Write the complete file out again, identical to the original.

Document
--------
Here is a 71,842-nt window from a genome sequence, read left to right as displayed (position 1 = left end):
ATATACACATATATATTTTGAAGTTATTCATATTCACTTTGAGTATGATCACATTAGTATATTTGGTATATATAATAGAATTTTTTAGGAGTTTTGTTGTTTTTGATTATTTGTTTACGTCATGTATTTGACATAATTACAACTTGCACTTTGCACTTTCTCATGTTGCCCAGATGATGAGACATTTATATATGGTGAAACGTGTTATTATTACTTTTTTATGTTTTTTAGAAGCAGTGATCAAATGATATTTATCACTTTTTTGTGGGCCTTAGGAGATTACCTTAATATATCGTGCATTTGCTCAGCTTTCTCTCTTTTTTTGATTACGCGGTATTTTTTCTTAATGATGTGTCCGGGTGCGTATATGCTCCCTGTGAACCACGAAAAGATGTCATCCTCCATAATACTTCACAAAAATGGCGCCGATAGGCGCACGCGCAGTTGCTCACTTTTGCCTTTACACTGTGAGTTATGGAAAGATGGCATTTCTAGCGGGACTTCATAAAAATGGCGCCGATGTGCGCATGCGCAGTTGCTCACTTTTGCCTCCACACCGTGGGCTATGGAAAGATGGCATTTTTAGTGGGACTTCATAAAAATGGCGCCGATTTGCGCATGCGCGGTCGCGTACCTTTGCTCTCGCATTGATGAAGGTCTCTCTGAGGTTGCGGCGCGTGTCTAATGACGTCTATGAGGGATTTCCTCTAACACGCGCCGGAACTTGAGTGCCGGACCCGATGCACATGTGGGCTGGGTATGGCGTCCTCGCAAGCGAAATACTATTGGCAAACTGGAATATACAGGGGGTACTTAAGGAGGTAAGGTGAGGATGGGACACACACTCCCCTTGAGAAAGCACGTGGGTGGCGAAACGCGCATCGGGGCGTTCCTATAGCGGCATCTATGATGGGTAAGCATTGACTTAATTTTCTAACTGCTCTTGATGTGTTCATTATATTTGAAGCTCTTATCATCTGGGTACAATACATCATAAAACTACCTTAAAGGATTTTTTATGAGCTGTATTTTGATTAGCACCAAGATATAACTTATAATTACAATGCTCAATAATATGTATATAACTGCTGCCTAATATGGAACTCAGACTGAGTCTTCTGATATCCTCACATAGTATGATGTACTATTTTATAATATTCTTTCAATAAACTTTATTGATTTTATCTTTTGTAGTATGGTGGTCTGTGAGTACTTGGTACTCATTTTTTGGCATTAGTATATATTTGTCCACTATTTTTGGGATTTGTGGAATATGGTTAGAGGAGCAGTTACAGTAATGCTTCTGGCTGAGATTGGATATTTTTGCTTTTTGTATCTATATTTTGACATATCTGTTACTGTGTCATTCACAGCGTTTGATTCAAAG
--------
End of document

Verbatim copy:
Here is a 71,842-nt window from a genome sequence, read left to right as displayed (position 1 = left end):
ATATACACATATATATTTTGAAGTTATTCATATTCACTTTGAGTATGATCACATTAGTATATTTGGTATATATAATAGAATTTTTTAGGAGTTTTGTTGTTTTTGATTATTTGTTTACGTCATGTATTTGACATAATTACAACTTGCACTTTGCACTTTCTCATGTTGCCCAGATGATGAGACATTTATATATGGTGAAACGTGTTATTATTACTTTTTTATGTTTTTTAGAAGCAGTGATCAAATGATATTTATCACTTTTTTGTGGGCCTTAGGAGATTACCTTAATATATCGTGCATTTGCTCAGCTTTCTCTCTTTTTTTGATTACGCGGTATTTTTTCTTAATGATGTGTCCGGGTGCGTATATGCTCCCTGTGAACCACGAAAAGATGTCATCCTCCATAATACTTCACAAAAATGGCGCCGATAGGCGCACGCGCAGTTGCTCACTTTTGCCTTTACACTGTGAGTTATGGAAAGATGGCATTTCTAGCGGGACTTCATAAAAATGGCGCCGATGTGCGCATGCGCAGTTGCTCACTTTTGCCTCCACACCGTGGGCTATGGAAAGATGGCATTTTTAGTGGGACTTCATAAAAATGGCGCCGATTTGCGCATGCGCGGTCGCGTACCTTTGCTCTCGCATTGATGAAGGTCTCTCTGAGGTTGCGGCGCGTGTCTAATGACGTCTATGAGGGATTTCCTCTAACACGCGCCGGAACTTGAGTGCCGGACCCGATGCACATGTGGGCTGGGTATGGCGTCCTCGCAAGCGAAATACTATTGGCAAACTGGAATATACAGGGGGTACTTAAGGAGGTAAGGTGAGGATGGGACACACACTCCCCTTGAGAAAGCACGTGGGTGGCGAAACGCGCATCGGGGCGTTCCTATAGCGGCATCTATGATGGGTAAGCATTGACTTAATTTTCTAACTGCTCTTGATGTGTTCATTATATTTGAAGCTCTTATCATCTGGGTACAATACATCATAAAACTACCTTAAAGGATTTTTTATGAGCTGTATTTTGATTAGCACCAAGATATAACTTATAATTACAATGCTCAATAATATGTATATAACTGCTGCCTAATATGGAACTCAGACTGAGTCTTCTGATATCCTCACATAGTATGATGTACTATTTTATAATATTCTTTCAATAAACTTTATTGATTTTATCTTTTGTAGTATGGTGGTCTGTGAGTACTTGGTACTCATTTTTTGGCATTAGTATATATTTGTCCACTATTTTTGGGATTTGTGGAATATGGTTAGAGGAGCAGTTACAGTAATGCTTCTGGCTGAGATTGGATATTTTTGCTTTTTGTATCTATATTTTGACATATCTGTTACTGTGTCATTCACAGCGTTTGATTCAAAG